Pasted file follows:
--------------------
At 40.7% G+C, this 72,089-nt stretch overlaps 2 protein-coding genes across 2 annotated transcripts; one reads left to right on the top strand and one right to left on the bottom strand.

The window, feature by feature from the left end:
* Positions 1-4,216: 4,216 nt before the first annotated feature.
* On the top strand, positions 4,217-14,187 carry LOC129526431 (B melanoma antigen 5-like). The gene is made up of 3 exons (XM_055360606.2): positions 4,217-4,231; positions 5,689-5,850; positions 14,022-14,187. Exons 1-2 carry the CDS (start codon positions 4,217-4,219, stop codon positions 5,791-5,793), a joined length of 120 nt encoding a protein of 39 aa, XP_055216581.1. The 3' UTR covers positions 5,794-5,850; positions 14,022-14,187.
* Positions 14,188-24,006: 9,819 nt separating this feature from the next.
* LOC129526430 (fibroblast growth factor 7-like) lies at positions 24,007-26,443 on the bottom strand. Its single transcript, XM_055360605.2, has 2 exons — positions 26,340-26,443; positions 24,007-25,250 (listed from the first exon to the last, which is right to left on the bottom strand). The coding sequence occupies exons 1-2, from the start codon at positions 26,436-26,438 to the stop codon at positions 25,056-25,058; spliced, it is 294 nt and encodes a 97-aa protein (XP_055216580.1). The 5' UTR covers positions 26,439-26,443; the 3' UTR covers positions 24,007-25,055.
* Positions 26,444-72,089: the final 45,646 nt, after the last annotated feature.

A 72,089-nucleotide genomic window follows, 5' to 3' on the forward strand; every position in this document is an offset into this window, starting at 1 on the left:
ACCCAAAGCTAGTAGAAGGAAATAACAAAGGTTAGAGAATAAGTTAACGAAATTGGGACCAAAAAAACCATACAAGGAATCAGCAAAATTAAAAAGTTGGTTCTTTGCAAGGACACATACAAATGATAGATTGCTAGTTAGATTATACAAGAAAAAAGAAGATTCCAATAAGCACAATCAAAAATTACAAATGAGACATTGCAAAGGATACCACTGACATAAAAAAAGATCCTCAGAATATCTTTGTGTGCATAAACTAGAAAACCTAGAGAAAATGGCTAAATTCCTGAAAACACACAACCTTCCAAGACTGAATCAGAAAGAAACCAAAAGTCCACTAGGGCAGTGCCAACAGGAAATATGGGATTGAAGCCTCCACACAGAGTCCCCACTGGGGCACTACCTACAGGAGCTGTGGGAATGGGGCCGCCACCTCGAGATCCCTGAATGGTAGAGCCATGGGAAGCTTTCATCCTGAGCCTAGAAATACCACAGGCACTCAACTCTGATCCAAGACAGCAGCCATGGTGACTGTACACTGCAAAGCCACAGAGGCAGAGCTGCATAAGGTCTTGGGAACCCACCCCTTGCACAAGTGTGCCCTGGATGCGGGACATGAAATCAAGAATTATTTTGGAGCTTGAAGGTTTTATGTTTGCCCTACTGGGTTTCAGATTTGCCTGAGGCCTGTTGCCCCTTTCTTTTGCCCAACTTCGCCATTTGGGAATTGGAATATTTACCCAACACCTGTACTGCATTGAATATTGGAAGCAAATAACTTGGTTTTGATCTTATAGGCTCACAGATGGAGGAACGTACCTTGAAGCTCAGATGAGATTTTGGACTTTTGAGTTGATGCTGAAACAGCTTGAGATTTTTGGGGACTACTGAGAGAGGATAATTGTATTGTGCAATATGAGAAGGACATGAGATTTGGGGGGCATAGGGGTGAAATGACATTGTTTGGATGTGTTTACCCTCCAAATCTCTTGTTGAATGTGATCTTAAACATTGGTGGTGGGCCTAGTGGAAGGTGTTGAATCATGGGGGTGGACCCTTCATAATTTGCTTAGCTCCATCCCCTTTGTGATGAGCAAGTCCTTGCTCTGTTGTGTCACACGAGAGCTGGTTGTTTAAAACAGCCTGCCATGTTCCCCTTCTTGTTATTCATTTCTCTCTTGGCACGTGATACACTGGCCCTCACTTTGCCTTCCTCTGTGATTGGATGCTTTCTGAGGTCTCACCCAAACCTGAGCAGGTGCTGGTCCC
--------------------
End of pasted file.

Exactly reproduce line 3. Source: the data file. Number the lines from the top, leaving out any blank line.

* Positions 1-4,216: 4,216 nt before the first annotated feature.